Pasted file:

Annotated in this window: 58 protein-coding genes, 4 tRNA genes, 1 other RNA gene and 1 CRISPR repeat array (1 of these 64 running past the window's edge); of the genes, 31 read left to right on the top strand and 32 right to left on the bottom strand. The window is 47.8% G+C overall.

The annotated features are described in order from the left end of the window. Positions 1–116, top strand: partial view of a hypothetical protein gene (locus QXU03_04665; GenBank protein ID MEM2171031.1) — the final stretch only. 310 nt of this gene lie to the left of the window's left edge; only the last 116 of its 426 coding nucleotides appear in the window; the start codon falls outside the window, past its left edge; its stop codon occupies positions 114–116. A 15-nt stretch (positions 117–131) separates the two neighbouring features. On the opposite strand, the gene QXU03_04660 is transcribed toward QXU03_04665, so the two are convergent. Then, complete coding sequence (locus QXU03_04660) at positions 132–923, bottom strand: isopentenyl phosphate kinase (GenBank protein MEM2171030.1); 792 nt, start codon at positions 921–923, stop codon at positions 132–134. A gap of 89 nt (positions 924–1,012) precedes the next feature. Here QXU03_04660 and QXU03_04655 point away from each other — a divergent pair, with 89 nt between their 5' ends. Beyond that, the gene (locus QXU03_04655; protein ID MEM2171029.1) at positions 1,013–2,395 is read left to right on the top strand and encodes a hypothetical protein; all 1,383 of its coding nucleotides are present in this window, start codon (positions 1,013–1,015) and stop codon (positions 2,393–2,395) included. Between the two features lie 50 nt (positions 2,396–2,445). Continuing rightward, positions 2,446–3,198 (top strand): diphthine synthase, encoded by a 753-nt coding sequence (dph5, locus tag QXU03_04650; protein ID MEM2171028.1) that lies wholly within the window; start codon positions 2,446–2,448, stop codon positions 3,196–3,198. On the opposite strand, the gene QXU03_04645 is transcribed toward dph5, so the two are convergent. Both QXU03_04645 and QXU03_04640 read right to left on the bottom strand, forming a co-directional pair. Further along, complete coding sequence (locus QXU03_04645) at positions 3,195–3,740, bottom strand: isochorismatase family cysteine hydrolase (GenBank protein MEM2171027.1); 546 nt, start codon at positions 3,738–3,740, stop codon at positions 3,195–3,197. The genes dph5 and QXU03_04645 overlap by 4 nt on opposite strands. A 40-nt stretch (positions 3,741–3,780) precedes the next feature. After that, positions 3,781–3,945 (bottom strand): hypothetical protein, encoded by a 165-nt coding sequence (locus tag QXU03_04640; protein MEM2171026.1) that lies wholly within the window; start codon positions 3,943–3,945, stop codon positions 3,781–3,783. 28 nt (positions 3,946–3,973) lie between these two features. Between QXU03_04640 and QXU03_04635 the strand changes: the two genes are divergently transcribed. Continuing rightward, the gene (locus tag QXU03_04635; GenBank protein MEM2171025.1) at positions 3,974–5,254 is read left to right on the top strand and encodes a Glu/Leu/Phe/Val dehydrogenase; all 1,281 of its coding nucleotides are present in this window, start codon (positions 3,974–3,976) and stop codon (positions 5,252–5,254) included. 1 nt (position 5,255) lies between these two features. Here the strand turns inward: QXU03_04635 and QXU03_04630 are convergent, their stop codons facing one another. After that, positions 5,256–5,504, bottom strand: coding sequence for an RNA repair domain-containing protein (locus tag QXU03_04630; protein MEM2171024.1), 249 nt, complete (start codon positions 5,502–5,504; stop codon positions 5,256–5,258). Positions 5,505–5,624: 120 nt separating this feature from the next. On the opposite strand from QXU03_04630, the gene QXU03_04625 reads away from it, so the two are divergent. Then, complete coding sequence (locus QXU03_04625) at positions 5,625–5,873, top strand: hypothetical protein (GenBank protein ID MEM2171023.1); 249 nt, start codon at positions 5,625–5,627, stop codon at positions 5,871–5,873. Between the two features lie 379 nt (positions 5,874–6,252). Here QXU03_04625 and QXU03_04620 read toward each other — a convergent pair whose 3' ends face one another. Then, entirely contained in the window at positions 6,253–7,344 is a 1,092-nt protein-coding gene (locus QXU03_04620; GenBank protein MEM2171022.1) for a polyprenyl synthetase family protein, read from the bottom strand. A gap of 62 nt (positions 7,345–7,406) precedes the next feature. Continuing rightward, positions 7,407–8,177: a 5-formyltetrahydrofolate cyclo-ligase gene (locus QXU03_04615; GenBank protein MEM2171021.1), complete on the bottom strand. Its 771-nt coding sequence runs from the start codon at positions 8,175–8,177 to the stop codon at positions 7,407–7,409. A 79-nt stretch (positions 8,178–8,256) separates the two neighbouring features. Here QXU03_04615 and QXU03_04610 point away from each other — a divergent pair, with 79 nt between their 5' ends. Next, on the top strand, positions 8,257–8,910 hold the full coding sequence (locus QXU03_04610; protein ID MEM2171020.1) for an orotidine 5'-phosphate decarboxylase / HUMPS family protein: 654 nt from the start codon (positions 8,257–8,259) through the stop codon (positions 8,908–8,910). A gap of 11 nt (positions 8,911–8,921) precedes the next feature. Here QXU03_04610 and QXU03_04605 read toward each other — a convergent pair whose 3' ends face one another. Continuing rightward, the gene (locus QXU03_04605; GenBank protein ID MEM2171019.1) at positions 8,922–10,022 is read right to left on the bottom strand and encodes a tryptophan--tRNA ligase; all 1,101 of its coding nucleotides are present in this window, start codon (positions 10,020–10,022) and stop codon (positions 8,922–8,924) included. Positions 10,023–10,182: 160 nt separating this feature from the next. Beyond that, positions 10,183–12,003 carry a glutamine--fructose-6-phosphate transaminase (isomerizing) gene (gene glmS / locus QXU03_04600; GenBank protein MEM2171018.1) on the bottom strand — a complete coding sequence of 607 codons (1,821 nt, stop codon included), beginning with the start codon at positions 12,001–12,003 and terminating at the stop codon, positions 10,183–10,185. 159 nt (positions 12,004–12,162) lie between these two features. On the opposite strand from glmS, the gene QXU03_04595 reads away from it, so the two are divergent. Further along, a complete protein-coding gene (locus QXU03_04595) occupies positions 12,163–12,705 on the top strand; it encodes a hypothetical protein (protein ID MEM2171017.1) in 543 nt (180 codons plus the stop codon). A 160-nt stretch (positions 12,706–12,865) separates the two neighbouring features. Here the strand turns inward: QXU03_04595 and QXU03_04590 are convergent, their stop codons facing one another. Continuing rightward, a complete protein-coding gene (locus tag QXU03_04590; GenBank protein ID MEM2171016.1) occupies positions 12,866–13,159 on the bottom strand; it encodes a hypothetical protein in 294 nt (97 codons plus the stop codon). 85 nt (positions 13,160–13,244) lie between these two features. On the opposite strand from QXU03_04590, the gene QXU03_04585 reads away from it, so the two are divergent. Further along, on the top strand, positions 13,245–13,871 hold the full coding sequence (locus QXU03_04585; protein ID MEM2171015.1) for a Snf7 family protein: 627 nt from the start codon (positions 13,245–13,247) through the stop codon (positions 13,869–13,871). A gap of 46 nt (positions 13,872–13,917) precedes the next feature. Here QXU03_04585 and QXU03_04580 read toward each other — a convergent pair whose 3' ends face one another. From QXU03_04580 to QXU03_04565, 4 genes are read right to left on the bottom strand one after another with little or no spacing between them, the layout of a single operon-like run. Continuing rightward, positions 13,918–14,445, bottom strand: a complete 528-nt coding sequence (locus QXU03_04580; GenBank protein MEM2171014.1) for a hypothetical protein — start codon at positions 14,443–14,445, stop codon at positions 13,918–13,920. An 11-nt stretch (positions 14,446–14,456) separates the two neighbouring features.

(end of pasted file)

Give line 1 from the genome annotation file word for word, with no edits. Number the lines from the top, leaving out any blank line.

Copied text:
Annotated in this window: 58 protein-coding genes, 4 tRNA genes, 1 other RNA gene and 1 CRISPR repeat array (1 of these 64 running past the window's edge); of the genes, 31 read left to right on the top strand and 32 right to left on the bottom strand. The window is 47.8% G+C overall.